SPRINGFIELD, MISSOURI, AND SURROUNDINGS 1889
(previous page) estate men of probity and excellent judgment, think the city will have 70,000 people within a few years, and is not unlikely to exceed that number.
Mr. A. M. Caswell, of the enterprising real estate firm of A. M. Caswell & Co., has faith in a bright future for the city, and expects to see a population of at least 70,000 within its corporate limits in the next ten years.
Roulet & Lambelet, well known and successful dealers in real estate, whose conservative views of the situation are well worthy of consideration, think the city will surely advance to 50,000 people daring the coming decade.
Foster & Rightmire, another prominent and reliable real estate firm, believe the city will compass a population of 75,000 within eight or ten years.
Dr. J. C. B. Ish, a well known grocer and retired physician, whose fine business gifts have made him a nice fortune here in the last fifteen years, says: I have seen Springfield grow from a modest country town to a city of 35,000 people in a dozen years, and believe we shall have 75,000 to 100,000 within the next ten years. Our central location, big territory, great railways shops, large and growing mills and factories and fast growing jobbing trade will make us a grand city, nor have we long to wait for such a result.
Judge J. C. Cravens, a gentleman widely and honorably known in legal and political circles and a long time resident of the city, says: Our climate is hardly surpassed; our manufacturing interests are fast increasing; our railway facilities are good and will soon be better. We have great possibilities in fruit growing, and ten years hence we shall have 50,000 people.
Mr. H. W. Cockerill, editor of the Herald, and a gentleman eminently qualified for judgment on the relative merits of Springfield, believes the city is quite beyond the reach of successful rivalry from neighboring towns; that it has a radius of 200 miles of country practically its own; that new industries will come with the growth of the city, which is the natural distributing point for this large area of country, and that 100,000 people, within the next ten years, is not too high an estimate of future growth.
Mr. J. L. Stoughton, Vice President of the Bank of Springfield, and one of the best business men of the city, says: We have the location, health, mineral and agricultural wealth and climatic influence to develop a city of 100,000 people in the next ten years, and with continued prosperity for the Southwest, there is no doubt of such a consummation.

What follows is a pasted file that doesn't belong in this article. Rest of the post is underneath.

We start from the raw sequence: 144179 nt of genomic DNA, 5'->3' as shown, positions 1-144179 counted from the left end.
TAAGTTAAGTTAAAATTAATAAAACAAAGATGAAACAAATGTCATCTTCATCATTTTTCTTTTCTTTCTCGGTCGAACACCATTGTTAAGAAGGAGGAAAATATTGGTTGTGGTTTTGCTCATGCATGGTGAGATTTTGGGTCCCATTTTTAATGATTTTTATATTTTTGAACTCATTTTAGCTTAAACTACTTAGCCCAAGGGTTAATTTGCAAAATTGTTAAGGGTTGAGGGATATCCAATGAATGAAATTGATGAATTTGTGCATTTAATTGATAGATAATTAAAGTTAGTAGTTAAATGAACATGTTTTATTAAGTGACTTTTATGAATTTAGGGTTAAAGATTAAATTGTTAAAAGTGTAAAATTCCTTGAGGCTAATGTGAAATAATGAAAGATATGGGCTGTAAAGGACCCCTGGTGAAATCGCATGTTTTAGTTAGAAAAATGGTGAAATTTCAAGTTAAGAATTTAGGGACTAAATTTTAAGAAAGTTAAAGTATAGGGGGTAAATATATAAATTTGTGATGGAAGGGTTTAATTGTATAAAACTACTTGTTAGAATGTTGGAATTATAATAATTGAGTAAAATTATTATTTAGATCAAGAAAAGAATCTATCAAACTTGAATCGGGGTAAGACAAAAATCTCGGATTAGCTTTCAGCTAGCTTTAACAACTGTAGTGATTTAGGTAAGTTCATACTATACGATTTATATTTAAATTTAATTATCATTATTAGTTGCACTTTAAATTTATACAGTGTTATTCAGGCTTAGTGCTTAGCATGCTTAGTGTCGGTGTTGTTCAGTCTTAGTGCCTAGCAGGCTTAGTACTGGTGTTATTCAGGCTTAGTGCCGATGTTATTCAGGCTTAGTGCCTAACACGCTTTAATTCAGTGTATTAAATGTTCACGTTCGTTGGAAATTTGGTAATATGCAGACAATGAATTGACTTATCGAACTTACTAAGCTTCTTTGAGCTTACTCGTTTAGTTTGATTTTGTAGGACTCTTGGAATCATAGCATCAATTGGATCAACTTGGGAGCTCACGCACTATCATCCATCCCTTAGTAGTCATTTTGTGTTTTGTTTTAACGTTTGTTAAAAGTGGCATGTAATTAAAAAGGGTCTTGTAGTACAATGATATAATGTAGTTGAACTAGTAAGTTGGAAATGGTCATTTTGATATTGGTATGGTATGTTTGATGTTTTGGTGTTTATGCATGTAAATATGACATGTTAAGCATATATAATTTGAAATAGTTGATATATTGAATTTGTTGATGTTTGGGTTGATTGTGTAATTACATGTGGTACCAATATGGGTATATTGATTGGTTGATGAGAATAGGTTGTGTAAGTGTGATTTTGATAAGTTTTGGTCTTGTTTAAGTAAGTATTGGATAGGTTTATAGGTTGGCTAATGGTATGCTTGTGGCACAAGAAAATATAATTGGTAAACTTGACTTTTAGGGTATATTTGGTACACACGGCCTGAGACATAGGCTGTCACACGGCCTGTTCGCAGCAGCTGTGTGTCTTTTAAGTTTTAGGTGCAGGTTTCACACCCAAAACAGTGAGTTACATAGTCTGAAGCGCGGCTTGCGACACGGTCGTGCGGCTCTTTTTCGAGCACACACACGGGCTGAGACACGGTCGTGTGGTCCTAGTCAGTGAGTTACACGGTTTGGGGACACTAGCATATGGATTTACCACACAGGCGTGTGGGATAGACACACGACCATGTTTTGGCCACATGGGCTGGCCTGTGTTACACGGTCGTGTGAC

Maj. Ed. S. Finch, the owner of the Metropolitan Hotel property, and a gentleman of fine business sense, thinks 60,000 people for Springfield, within the next decade, is none to high an estimate, in consideration of the extent and undeveloped wealth of the tributary country, and the long distance of the city from any large distributing point.
Ex-Mayor J. S. Atkinson, Secretary of the Springfield White Lime Co., and clearly one of the representative men of the city, sees nothing but continued prosperity for his favorite town, and expects to see 100,000 people within its corporate limits.
Mr. J. G. Willeke, one of the foremost jewelry merchants in Missouri, and a rarely gifted business man, who began trade here in 1871, under the impression that Springfield would become a commercial city of large proportions, says his early expectations have been more than realized, and with a large tributary region abounding in great mineral and agricultural wealth, and the remarkable growth of the city within the present decade, he has good reason to believe that it will double its population and trade within the next ten years.
Gen. John E. Phelps, a son of the late Gov. John S. Phelps, a native of Springfield, and an honored soldier in the war for the Union, whose distinguished services in the regular and volunteer army were recently recognized by his triumphant election to the department commandership of the Grand Army, for the State of Missouri, and withal, a progressive, public spirited gentlemen, says: Within ten years we shall have two more trunk railways and 75,000 people. There is lead and zinc enough within twenty-five miles to build a good sized city of itself. We claim 100 miles radius of territory, because we have it and can easily hold it. Our channels of trade are already made, and it is not in the power of rival cities to change them. We shall ultimately have 180,000 people.
Mr. W. J. Boling, a sagacious and successful real estate broker, says the city will go to 75,000 without any special effort on the part of the people, and may be easily carried up to a population of a hundred thousand by the unity and enterprise of its citizens. It has the finest location of any city in the Southwest. (next page)
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